Make me an island, set apart,
alone with you, God, holy to you.

Then with the turning of the tide
prepare me to carry your presence to the busy world beyond,
the world that rushes in on me
till the waters come again and fold me back to you.

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A taste of home in the midst . . .


Just this morning I received a message from home. An old friend posted on Facebook about a near miss on the motorway far from her home. She escaped safe but her car may well be a write-off. Fortunately the collision with a truck happened in a speed restricted area of the route. She mentions the kindness of several who helped, not least someone charged with watching the traffic cameras, who made her a ‘cup of Yorkshire Tea’. For someone who Knows this wonderful part of Northern England, it was a taste of home, a deep connection. In the midst of the trials and tribulations, something solid and real with deep associations.

Our family are just back in New Zealand from Yorkshire, equipped with (not nearly enough) Yorkshire Tea. A reminder of home that goes past just the visual, with which we are obsessed in our culture, but enters in, and speaks to us more deeply. (Any accusation of over egging this will be met with the gentle rebuke ‘Get Real’🙂 )


To change tack, or perhaps better, to sail more directly into the Wind, I was recently startled and graced by a request for ‘a taste of home’ Someone was visiting me and asked towards the end of our conversation, ‘Do you have any reserved sacrament to hand? I haven’t had the eucharist for a few days’ (A Davidic request for the bread of the Presence – 1 Samuel 21)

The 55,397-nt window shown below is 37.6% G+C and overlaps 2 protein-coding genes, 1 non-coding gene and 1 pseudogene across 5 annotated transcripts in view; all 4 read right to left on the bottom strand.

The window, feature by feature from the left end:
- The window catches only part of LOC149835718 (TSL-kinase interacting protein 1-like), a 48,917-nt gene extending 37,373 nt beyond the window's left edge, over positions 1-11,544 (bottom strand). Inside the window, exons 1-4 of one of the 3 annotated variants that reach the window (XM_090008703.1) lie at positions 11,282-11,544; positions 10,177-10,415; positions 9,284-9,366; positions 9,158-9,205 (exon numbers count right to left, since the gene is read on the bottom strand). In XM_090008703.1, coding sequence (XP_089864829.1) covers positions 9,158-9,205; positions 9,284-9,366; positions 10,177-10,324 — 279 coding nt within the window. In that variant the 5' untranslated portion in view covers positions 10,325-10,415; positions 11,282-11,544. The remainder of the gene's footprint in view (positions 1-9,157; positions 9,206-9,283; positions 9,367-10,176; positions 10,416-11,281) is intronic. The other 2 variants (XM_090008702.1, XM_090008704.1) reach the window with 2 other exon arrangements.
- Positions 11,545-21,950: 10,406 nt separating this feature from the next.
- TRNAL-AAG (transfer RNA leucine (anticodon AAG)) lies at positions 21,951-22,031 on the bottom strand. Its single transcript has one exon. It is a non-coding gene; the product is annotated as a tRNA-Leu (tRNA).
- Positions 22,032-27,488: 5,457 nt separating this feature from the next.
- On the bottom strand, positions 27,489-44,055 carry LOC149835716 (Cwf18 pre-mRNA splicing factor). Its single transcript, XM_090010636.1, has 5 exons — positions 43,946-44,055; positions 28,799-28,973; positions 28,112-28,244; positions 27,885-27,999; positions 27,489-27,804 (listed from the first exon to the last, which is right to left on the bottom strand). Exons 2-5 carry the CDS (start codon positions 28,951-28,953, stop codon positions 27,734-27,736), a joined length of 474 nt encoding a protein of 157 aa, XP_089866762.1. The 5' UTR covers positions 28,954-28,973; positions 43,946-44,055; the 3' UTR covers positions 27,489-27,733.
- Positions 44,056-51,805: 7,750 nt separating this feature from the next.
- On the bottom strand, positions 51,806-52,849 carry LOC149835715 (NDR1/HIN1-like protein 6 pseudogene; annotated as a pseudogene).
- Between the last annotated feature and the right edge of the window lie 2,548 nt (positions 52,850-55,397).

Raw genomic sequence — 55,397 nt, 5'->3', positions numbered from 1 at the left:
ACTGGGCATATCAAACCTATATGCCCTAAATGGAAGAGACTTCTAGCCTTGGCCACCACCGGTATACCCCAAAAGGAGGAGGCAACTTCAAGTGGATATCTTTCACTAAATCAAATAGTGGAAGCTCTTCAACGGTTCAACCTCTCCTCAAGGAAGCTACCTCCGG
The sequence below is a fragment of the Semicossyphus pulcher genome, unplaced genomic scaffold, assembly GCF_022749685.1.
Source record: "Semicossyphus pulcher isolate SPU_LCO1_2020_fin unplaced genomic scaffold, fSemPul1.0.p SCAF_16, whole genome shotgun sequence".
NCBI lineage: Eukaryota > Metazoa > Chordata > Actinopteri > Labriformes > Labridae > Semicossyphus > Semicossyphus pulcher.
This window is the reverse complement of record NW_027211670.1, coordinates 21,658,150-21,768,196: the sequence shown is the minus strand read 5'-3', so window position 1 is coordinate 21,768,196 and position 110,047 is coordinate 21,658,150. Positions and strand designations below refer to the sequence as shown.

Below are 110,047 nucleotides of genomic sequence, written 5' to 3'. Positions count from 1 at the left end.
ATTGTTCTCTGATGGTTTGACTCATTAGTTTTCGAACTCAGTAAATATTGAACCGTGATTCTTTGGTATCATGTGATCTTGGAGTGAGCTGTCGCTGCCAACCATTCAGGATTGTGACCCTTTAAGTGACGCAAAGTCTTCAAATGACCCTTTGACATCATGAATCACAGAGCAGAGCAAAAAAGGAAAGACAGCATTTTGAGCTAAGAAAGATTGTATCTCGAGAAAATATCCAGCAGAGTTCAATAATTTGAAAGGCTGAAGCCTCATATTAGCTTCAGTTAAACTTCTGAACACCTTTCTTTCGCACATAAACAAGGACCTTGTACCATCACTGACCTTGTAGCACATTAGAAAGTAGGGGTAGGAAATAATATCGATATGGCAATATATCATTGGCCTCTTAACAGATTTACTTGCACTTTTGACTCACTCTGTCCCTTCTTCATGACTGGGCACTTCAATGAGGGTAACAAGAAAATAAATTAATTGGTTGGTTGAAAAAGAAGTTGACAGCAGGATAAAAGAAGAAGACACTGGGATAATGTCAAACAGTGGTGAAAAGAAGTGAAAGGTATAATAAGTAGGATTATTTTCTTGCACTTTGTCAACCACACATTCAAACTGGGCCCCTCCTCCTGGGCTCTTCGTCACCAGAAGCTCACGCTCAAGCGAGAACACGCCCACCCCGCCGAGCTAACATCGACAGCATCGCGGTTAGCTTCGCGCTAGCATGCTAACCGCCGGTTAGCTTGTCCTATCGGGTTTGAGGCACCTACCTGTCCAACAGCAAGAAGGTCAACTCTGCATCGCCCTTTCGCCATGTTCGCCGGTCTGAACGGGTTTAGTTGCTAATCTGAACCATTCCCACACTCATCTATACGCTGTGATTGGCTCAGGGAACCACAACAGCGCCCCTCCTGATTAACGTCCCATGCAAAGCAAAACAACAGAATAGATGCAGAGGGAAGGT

Startled, for such a request is so ‘from another place’, indeed in many respects in the church in the west it is tragically from another time, an anachronism.

Graced for when two are present, Jesus is in the midst.

Stanley Hauerwas is well known for his observation that in our age we are functional atheists. To use this idea, we may well have a fine doctrine of the Eucharist, but we are not physically hungry for it. If we are hungry for Jesus, it is usually at a far less embodied level of our existence, little more than a vapour – we have lost most if not ‘all sensitivity’ to His presence in bread and wine. We might have a theology of The Real Presence, but practically we are on the whole ultra Zwinglians – memorialists of the most naked variety. For us, we only know ‘Jesus’ – we have perhaps forgotten Him in the flesh, the one who is the way Home . . . When we Commune in the Communion we participate in Home

Are we are so home in the world as it is for we have lost a taste for Home, the bread which came down from heaven . . .


Our mundane taste for the things of home, Yorkshire tea, my grandmother’s fly pie,  Cumberland Sausage . . . (I could go on🙂 ) is itself a sacrament, an echo in the creation, distorted though it is, of a deeper taste. The Eucharist is Food sent from Home (As the Father has sent me . . .) In the midst of the trials and tribulations, something solid and real . . .

O TASTE and SEE that the Lord is Good!!